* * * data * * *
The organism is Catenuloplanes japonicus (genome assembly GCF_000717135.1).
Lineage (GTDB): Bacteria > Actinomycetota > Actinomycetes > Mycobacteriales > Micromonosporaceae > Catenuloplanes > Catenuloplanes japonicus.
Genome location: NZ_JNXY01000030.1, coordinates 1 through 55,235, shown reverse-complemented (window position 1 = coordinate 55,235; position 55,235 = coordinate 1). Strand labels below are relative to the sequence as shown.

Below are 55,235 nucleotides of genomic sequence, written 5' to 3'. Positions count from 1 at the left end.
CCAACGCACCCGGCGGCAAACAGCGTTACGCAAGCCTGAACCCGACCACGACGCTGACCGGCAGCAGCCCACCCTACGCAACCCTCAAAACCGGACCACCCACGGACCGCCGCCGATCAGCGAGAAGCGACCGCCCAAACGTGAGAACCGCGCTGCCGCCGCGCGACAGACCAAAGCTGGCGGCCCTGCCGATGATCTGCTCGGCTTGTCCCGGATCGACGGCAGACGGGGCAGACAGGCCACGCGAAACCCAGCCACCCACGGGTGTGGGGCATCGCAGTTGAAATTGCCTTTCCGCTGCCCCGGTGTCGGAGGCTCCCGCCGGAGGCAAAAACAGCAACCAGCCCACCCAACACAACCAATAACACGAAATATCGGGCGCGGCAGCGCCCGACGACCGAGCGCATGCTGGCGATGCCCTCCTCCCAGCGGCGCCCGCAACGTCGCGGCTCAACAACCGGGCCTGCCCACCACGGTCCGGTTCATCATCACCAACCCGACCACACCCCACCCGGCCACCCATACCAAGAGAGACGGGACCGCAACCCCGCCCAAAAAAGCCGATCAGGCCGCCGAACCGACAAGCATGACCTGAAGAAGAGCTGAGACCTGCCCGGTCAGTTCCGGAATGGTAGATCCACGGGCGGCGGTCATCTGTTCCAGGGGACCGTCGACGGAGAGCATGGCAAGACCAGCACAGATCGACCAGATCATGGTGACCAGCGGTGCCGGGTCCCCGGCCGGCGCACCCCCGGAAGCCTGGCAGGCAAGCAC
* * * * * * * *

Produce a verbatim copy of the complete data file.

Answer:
The organism is Catenuloplanes japonicus (genome assembly GCF_000717135.1).
Lineage (GTDB): Bacteria > Actinomycetota > Actinomycetes > Mycobacteriales > Micromonosporaceae > Catenuloplanes > Catenuloplanes japonicus.
Genome location: NZ_JNXY01000030.1, coordinates 1 through 55,235, shown reverse-complemented (window position 1 = coordinate 55,235; position 55,235 = coordinate 1). Strand labels below are relative to the sequence as shown.

Below are 55,235 nucleotides of genomic sequence, written 5' to 3'. Positions count from 1 at the left end.
CCAACGCACCCGGCGGCAAACAGCGTTACGCAAGCCTGAACCCGACCACGACGCTGACCGGCAGCAGCCCACCCTACGCAACCCTCAAAACCGGACCACCCACGGACCGCCGCCGATCAGCGAGAAGCGACCGCCCAAACGTGAGAACCGCGCTGCCGCCGCGCGACAGACCAAAGCTGGCGGCCCTGCCGATGATCTGCTCGGCTTGTCCCGGATCGACGGCAGACGGGGCAGACAGGCCACGCGAAACCCAGCCACCCACGGGTGTGGGGCATCGCAGTTGAAATTGCCTTTCCGCTGCCCCGGTGTCGGAGGCTCCCGCCGGAGGCAAAAACAGCAACCAGCCCACCCAACACAACCAATAACACGAAATATCGGGCGCGGCAGCGCCCGACGACCGAGCGCATGCTGGCGATGCCCTCCTCCCAGCGGCGCCCGCAACGTCGCGGCTCAACAACCGGGCCTGCCCACCACGGTCCGGTTCATCATCACCAACCCGACCACACCCCACCCGGCCACCCATACCAAGAGAGACGGGACCGCAACCCCGCCCAAAAAAGCCGATCAGGCCGCCGAACCGACAAGCATGACCTGAAGAAGAGCTGAGACCTGCCCGGTCAGTTCCGGAATGGTAGATCCACGGGCGGCGGTCATCTGTTCCAGGGGACCGTCGACGGAGAGCATGGCAAGACCAGCACAGATCGACCAGATCATGGTGACCAGCGGTGCCGGGTCCCCGGCCGGCGCACCCCCGGAAGCCTGGCAGGCAAGCAC